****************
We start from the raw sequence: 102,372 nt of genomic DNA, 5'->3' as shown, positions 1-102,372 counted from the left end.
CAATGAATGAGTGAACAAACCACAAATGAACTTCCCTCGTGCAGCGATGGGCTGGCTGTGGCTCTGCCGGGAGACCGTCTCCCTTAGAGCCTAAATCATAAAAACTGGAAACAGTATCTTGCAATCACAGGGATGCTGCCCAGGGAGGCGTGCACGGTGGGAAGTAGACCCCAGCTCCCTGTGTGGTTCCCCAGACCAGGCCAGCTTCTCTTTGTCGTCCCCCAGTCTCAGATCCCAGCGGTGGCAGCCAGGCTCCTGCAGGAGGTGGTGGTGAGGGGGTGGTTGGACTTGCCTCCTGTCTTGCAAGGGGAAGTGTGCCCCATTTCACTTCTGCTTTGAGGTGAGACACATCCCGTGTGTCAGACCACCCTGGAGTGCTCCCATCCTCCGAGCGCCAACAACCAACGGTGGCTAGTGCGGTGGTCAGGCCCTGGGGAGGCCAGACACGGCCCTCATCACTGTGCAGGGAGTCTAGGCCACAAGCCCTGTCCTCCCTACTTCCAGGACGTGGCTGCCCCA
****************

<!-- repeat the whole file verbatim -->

We start from the raw sequence: 102,372 nt of genomic DNA, 5'->3' as shown, positions 1-102,372 counted from the left end.
CAATGAATGAGTGAACAAACCACAAATGAACTTCCCTCGTGCAGCGATGGGCTGGCTGTGGCTCTGCCGGGAGACCGTCTCCCTTAGAGCCTAAATCATAAAAACTGGAAACAGTATCTTGCAATCACAGGGATGCTGCCCAGGGAGGCGTGCACGGTGGGAAGTAGACCCCAGCTCCCTGTGTGGTTCCCCAGACCAGGCCAGCTTCTCTTTGTCGTCCCCCAGTCTCAGATCCCAGCGGTGGCAGCCAGGCTCCTGCAGGAGGTGGTGGTGAGGGGGTGGTTGGACTTGCCTCCTGTCTTGCAAGGGGAAGTGTGCCCCATTTCACTTCTGCTTTGAGGTGAGACACATCCCGTGTGTCAGACCACCCTGGAGTGCTCCCATCCTCCGAGCGCCAACAACCAACGGTGGCTAGTGCGGTGGTCAGGCCCTGGGGAGGCCAGACACGGCCCTCATCACTGTGCAGGGAGTCTAGGCCACAAGCCCTGTCCTCCCTACTTCCAGGACGTGGCTGCCCCA